The BBC has a suggestion for royal baby watchers looking for intel on the newest member the House of York: head to a movie theater near you.
Across the globe, Baby Watch 2013 hit a new gear Monday afternoon with the confirmation that Prince William’s wife, Kate, had given birth to a baby boy.
On the eve of labor, last Friday, BBC began distributing its documentary Born to Royalty theatrically in two dozen U.S. markets, including L.A., Chicago and New York before it heads to DVD and airs later this year. The feature-length film, narrated by Hugh Bonneville of Downton Abbey, examines the history and rituals of new generations being raised into the British royal family.
The Beeb’s theatrical approach is unorthodox but perhaps a sign of the industry times. As the lines between the movie and TV worlds continue to blur, TV nets are embracing the big screen as never before, from talent deals and creative currents to marketing to exhibition.
AMC, for example, will screen the start to its new series Low Winter Sun in select theaters this month, and also plans a major swan-song push for Breaking Bad with bulk screenings at the Film Society of Lincoln Center in New York.
These bookings are far from summer blockbuster scale, and may even be single show times in rather small theaters. And the TV-film divide is routinely bridged in some respects by veteran hands like Discovery and HBO. Even so, there is some novelty in the notion of taking a popular topic and crafting a documentary on it that plays first in theaters. BBC employed such a rollout for its Daniel Craig-narrated nature doc One Life last year.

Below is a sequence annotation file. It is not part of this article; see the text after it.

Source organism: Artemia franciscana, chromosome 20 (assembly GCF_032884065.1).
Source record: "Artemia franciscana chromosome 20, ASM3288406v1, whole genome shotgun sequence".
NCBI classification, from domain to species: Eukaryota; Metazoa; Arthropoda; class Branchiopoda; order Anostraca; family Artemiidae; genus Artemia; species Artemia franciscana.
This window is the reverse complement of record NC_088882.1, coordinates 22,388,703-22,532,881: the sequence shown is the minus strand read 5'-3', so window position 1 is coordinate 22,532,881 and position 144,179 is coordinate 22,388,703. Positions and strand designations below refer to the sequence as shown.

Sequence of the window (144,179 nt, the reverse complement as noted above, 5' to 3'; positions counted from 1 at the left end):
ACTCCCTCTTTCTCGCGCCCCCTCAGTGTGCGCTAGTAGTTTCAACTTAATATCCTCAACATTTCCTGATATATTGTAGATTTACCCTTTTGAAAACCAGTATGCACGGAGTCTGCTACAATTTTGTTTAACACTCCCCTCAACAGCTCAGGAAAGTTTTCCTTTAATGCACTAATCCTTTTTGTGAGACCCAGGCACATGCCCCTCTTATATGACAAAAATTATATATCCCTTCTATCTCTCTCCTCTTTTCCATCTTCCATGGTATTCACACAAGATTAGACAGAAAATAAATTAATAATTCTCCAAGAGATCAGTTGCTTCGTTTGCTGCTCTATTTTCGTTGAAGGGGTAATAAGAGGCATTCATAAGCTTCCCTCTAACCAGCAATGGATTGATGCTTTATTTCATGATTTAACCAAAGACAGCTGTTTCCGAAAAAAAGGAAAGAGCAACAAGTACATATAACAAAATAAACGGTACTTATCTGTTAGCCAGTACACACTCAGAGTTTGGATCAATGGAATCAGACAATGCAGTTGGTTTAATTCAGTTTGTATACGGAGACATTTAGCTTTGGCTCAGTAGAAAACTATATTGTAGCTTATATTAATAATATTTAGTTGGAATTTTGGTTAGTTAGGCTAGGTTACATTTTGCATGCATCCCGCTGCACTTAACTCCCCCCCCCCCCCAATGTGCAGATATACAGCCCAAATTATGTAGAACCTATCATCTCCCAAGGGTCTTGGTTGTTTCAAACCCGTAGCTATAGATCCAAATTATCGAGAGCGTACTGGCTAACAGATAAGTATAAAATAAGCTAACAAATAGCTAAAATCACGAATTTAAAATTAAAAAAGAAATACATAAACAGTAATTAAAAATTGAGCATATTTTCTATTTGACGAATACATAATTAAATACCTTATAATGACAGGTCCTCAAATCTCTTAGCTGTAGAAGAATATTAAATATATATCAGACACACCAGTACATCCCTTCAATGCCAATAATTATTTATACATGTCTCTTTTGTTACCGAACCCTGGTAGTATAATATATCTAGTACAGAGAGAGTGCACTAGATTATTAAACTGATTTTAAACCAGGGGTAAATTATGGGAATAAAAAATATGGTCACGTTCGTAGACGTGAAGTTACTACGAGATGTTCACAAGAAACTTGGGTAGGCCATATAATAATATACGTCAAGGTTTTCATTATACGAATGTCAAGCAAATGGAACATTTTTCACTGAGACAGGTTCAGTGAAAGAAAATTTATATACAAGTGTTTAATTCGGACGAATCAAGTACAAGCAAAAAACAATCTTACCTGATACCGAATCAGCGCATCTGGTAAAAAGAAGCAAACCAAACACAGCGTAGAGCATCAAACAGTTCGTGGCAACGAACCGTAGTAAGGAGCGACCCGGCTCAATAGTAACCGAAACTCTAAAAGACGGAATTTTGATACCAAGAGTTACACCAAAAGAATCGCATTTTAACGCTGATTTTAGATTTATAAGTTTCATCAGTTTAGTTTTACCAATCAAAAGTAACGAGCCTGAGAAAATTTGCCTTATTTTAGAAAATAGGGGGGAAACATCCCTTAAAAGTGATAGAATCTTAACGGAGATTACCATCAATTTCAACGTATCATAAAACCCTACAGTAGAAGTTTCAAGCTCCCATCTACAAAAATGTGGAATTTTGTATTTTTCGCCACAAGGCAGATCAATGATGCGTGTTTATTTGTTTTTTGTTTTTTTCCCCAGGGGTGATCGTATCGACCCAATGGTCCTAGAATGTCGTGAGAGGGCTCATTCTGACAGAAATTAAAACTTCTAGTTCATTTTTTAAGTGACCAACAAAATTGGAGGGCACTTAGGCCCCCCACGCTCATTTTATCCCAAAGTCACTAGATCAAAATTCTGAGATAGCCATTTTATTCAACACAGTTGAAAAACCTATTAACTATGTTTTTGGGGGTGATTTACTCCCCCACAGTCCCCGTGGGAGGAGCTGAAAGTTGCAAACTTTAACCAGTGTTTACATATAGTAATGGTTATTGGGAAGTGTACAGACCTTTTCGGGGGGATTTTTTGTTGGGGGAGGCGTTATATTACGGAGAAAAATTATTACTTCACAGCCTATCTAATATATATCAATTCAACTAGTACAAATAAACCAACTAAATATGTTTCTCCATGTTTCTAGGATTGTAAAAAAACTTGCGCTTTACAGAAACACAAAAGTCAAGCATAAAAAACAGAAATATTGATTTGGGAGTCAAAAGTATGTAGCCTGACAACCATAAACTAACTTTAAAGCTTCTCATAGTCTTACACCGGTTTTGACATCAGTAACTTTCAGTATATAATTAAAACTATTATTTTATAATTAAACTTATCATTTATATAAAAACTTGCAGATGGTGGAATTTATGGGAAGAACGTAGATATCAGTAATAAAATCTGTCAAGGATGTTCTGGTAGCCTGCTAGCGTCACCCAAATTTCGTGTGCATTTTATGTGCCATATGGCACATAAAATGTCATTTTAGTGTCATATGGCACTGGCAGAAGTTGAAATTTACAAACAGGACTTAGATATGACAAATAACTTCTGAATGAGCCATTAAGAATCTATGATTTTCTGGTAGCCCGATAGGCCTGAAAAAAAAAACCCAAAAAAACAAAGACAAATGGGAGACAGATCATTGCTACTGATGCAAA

With TV series commonly receiving red-carpet treatment at film festivals, the notion of theaters one day being a destination for a range of premieres isn’t completely farfetched. On an indie level, theaters have an unsatisfied appetite for content given the disappearance of mid-budget domestic content.
“Theatrical was contemplated when we first started thinking about this,” Soumya Sriraman, BBC Worldwide’s executive VP of home entertainment and licensing, tells B&C. “Theaters play a different role than television in terms of cultivating an audience and engaging them. This is not just a platform for us — it is a way to really galvanize interest in this film at the start of its life in the marketplace.”
The current media frenzy surrounding the birth didn’t make the theatrical cut. But it will be edited into future versions, Sriraman said.